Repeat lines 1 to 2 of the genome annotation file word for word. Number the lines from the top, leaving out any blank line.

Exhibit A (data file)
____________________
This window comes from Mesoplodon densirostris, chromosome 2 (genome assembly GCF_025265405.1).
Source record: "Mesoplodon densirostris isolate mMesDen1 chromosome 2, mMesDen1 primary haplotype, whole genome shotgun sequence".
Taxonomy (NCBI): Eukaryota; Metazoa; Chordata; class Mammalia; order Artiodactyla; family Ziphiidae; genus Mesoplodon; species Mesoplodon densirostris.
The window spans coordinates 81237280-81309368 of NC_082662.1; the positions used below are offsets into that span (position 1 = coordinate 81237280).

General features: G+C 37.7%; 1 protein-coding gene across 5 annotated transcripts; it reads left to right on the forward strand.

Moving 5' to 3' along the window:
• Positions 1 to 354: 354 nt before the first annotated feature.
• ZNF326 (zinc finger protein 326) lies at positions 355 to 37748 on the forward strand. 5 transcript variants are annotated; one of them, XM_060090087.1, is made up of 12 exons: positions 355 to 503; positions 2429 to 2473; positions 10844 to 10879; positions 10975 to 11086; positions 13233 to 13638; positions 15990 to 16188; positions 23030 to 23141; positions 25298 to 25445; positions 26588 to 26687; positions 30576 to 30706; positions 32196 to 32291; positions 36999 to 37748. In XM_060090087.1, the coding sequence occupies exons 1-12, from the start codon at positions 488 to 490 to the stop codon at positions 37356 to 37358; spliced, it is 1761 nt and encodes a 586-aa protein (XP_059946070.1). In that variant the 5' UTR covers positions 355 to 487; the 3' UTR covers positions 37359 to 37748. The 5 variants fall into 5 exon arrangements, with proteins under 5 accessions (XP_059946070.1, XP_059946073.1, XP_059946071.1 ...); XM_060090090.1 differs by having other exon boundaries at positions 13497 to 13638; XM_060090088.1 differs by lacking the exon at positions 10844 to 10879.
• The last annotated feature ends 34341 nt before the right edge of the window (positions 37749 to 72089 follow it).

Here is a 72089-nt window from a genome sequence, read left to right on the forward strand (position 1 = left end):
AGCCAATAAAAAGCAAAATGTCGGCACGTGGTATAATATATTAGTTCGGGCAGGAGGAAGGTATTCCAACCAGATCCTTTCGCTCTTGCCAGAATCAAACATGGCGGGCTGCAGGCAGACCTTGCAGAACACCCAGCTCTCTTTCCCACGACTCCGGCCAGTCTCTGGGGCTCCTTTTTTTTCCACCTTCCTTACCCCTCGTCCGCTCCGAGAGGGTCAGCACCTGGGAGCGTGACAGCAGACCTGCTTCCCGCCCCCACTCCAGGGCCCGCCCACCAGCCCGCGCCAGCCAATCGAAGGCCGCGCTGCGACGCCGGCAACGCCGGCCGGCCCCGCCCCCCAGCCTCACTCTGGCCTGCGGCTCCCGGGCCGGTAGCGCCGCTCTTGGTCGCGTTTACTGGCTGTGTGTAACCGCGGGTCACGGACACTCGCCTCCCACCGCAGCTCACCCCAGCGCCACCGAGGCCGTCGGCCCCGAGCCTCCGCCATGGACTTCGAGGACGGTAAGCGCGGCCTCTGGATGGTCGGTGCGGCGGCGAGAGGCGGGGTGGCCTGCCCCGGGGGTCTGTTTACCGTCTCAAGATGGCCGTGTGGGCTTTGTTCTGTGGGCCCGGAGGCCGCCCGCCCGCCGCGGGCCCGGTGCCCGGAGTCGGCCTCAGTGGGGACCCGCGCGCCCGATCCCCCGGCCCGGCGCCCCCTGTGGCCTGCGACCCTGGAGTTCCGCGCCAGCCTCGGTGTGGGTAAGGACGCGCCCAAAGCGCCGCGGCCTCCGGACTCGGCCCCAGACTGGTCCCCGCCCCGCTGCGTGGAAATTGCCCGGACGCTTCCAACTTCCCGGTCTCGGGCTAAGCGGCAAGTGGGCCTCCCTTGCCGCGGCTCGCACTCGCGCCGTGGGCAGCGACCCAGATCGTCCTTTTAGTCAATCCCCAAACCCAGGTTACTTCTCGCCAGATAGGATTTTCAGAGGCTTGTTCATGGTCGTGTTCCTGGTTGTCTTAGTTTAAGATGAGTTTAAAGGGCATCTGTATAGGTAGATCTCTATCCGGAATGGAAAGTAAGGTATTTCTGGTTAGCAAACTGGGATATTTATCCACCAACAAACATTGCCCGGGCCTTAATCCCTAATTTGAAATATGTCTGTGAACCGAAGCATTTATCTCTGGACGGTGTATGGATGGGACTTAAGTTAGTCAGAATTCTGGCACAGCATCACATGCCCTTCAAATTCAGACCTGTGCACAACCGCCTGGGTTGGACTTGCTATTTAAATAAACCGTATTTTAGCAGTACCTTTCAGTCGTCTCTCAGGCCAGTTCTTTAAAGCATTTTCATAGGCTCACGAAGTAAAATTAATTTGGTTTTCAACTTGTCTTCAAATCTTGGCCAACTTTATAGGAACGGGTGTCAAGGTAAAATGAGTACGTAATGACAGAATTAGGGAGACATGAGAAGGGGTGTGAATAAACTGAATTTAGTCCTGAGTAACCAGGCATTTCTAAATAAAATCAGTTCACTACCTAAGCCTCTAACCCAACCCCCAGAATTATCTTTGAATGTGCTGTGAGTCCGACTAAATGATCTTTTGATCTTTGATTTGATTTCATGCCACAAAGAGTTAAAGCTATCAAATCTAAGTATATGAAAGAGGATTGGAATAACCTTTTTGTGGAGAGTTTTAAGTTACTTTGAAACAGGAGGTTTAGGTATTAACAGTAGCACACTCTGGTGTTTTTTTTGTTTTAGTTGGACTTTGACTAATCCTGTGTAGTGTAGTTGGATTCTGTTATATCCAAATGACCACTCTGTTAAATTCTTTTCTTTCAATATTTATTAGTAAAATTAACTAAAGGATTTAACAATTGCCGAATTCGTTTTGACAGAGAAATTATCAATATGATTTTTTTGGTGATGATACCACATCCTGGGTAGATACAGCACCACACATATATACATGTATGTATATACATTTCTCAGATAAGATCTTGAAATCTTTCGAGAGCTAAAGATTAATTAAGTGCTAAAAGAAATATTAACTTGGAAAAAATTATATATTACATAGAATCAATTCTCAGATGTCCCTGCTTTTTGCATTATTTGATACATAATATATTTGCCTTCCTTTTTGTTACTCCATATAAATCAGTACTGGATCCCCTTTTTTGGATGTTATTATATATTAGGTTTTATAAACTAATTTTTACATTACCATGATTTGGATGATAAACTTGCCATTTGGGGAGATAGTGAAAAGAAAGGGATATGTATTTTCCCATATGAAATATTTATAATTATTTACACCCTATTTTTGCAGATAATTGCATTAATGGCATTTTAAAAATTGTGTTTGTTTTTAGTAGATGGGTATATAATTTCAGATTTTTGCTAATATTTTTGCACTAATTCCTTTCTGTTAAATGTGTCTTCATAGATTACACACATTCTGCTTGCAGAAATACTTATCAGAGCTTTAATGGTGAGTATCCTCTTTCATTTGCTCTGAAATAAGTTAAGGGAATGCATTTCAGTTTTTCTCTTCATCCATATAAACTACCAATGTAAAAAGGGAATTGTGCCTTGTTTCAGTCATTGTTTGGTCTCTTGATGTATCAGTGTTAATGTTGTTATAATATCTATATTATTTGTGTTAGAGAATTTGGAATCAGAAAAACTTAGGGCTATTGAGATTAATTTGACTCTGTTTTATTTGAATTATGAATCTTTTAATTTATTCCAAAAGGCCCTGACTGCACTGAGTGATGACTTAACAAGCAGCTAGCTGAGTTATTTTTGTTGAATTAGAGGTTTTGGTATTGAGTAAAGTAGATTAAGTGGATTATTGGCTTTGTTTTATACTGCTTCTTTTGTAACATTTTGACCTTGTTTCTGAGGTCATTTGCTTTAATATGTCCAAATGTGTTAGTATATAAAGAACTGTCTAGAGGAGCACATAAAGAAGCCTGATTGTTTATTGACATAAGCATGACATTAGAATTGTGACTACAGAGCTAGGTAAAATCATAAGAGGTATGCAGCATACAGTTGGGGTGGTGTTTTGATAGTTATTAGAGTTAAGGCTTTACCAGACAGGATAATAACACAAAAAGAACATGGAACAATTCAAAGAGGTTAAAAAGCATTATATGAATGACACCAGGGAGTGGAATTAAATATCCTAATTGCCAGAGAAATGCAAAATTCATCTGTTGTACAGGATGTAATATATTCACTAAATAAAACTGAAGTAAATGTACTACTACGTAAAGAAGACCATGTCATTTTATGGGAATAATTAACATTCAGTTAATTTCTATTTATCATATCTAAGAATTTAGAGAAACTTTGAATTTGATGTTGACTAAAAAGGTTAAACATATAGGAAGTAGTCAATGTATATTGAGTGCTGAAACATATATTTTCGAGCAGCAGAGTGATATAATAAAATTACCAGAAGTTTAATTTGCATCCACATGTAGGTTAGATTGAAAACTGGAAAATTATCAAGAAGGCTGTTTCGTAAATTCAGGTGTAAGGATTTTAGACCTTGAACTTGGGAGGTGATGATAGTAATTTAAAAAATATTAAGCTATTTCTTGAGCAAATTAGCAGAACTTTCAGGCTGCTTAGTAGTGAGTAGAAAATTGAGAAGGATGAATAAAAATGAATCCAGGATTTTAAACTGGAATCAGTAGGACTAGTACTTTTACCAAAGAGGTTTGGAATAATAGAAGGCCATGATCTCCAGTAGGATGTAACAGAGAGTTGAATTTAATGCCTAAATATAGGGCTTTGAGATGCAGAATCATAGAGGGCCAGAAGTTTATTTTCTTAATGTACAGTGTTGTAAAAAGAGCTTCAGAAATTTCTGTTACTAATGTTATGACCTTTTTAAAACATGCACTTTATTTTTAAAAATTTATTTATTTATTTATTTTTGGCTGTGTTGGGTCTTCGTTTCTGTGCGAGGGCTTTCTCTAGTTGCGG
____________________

This window comes from Mesoplodon densirostris, chromosome 2 (genome assembly GCF_025265405.1).
Source record: "Mesoplodon densirostris isolate mMesDen1 chromosome 2, mMesDen1 primary haplotype, whole genome shotgun sequence".